Ford, General Motors stock rallies face uncertainty as earnings kick off
The stock rally for America’s traditional automakers may face a reality check with companies starting to report results amid an industrywide semiconductor shortage and an uncertain outlook heading out of the pandemic.
Ford Motor Co. and General Motors Co. have drawn renewed interest from investors as they join the race to capture more of the electric-vehicle market dominated by Tesla Inc., the world’s most valuable car company.
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But quarterly earnings -- beginning with Ford on Wednesday and followed by General Motors next week -- will leave investors and analysts balancing the companies’ gas-car-fueled performance at the start of the year against their outlook for the future, all against the backdrop of a global shortfall of computer chips.
Pandemic-related supply-chain disruptions and a sudden jump in the demand for products that use those chips -- from laptops and phones, to home appliances and cars -- has led carmakers including Ford, Volkswagen AG and Toyota Motor Corp. to halt production and idle plants.
“Global auto production in first quarter saw a large negative impact from semi shortages, although likely not as much as feared a month ago," Deutsche Bank AG analyst Emmanuel Rosner wrote in a note on April 22. “Conversely, production schedules for the second quarter seem to be coming under deeper pressure than anticipated from prolonged shortages, and the potential to make up large lost volume in the second half seems to be diminishing."
The industry’s first quarter will likely be stronger than initially projected by analysts after a report showed auto sales for the period largely surpassed expectations and rose from a year ago.
But the outlook is likely to face more scrutiny.
“More important than first-quarter results will be the status of 2021 financial outlooks, which in most cases had been provided earlier prior to an exacerbation of the global semiconductor shortage," Bank of America Corp. analyst John Murphy wrote in a note. Murphy said a number of companies may reaffirm their 2021 guidance -- although that will likely rely on a stronger second half of the year to make up for any first-half weakness.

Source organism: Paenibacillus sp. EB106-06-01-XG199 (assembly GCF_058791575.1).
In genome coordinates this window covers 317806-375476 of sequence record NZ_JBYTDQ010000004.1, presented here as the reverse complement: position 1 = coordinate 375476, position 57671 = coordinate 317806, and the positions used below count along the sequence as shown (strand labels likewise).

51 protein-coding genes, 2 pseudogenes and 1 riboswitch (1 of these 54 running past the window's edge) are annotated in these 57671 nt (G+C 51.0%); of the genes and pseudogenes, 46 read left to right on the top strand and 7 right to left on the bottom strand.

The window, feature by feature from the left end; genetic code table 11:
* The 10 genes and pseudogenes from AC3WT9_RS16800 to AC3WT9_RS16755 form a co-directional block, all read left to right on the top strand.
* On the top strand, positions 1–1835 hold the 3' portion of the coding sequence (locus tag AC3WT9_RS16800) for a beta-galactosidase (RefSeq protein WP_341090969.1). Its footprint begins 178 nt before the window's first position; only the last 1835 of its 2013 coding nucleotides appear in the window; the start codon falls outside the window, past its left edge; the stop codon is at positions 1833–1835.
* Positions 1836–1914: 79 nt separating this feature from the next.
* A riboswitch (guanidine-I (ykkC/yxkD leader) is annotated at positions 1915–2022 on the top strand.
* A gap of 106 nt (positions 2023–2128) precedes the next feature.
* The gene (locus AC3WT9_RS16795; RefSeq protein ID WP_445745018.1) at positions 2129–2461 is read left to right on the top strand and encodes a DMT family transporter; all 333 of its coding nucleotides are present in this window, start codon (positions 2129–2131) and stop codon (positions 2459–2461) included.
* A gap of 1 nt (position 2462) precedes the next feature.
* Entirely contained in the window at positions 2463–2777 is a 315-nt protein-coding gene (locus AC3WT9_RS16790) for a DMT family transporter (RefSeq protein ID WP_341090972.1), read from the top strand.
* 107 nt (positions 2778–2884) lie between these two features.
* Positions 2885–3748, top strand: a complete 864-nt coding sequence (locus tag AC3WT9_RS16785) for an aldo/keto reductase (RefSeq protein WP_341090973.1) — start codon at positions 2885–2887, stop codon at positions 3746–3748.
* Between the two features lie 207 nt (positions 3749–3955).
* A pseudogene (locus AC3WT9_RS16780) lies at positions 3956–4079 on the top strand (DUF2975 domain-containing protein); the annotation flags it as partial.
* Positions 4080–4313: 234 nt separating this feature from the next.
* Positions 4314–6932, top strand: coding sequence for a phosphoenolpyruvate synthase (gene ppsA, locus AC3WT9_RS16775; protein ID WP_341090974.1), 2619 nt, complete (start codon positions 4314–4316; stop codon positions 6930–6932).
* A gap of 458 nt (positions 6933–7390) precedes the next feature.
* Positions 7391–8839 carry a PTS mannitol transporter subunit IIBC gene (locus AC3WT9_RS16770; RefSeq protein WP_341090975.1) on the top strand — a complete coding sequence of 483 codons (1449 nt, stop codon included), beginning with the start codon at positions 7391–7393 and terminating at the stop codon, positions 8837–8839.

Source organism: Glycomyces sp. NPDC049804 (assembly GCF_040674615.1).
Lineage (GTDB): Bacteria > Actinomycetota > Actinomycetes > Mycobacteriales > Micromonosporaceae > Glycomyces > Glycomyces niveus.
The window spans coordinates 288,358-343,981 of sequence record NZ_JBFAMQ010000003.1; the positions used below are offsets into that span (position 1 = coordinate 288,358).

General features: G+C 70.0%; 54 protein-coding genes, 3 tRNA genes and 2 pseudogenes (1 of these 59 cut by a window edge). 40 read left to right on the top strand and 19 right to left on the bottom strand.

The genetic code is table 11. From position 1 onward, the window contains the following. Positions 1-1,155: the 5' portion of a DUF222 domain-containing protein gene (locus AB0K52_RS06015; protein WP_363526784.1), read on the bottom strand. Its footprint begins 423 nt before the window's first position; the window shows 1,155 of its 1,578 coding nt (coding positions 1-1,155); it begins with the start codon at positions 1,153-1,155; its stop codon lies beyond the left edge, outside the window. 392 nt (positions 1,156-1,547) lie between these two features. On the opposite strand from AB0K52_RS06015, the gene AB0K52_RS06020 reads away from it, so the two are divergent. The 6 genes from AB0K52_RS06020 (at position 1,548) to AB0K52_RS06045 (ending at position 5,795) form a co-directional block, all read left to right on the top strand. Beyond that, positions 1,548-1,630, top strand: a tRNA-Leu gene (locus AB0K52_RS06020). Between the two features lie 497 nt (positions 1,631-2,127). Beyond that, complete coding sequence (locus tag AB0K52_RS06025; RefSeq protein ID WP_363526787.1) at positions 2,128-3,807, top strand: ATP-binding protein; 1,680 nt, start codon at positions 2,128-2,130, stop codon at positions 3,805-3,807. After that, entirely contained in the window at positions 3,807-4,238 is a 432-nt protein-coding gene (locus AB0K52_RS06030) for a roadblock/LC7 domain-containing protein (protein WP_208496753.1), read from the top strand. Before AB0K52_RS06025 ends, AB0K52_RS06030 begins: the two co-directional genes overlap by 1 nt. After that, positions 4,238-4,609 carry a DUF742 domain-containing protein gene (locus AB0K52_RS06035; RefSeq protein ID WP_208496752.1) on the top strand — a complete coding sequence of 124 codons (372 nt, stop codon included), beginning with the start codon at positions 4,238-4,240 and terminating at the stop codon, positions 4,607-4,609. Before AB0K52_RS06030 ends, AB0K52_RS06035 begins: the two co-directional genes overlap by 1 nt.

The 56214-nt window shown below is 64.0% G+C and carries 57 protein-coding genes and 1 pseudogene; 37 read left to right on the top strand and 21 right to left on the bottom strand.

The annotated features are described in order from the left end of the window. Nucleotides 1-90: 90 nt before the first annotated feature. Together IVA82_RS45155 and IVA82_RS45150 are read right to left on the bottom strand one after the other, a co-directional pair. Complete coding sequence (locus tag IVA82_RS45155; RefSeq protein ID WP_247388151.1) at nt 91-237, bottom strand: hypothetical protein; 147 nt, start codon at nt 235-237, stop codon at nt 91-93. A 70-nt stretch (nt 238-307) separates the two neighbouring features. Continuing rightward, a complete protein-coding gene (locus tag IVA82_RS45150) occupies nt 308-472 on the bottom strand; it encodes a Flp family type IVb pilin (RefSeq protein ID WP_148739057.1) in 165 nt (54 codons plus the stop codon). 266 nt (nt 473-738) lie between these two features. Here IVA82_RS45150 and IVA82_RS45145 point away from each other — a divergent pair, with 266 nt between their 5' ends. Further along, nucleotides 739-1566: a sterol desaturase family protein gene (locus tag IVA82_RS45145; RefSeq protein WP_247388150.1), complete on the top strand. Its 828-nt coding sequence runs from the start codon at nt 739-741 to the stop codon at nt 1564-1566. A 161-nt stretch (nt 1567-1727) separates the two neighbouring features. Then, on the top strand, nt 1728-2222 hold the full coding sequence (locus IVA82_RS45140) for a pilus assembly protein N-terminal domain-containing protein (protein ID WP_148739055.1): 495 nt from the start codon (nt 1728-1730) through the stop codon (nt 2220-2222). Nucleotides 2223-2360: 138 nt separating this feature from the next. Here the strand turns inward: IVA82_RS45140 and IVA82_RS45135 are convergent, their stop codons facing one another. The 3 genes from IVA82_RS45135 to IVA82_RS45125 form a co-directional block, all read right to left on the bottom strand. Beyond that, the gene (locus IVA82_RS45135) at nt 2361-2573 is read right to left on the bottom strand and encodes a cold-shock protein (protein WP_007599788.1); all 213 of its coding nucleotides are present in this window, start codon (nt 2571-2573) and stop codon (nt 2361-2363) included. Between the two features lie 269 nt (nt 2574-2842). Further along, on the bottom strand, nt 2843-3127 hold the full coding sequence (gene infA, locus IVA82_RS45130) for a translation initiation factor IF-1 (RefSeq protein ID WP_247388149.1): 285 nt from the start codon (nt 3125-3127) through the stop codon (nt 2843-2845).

That may cause some investors to reassess the recent stock price gains. General Motors Co. and Ford Motor Co. have both risen over 40% this year, dwarfing the nearly 12% advance in the broader S&P 500 Index.
Analysts will also be watching for any update on the two companies’ plans for reinstating their dividends, which were suspended last year. GM’s Chief Executive Officer Mary Barra in February said the company will comment on it “later in the year."
“In our recent conversations with investors, we sensed a certain degree of apathy towards the sector, and lack of great stock convictions," Deutsche Bank’s Rosner said. While he sees room for further gains for both GM and Ford shares, he said that would require the companies to prove their mettle in electric and self-driving cars.
What Bloomberg Intelligence Says:
“Ford’s first-quarter results should be buoyed by robust pricing and volume gains in high-margin segments, with SUV volume growing 14% and pickup trucks 5% against a 1Q 2020 curtailed by pandemic-related shutdowns -- while car sales cratered 57%. A global chip shortage adds a dose of uncertainty on 2021 guidance of $8 billion-$9 billion in adjusted Ebit, vs. $2.8 billion in 2020 and $6.4 billion in 2019."
“General Motors is navigating supply shortages by leaning on high-margin pickups and SUVs. Production in first quarter was down 10% -- adjusted for discontinued car models -- but total unit sales rose 4% and average transaction prices were 3% higher."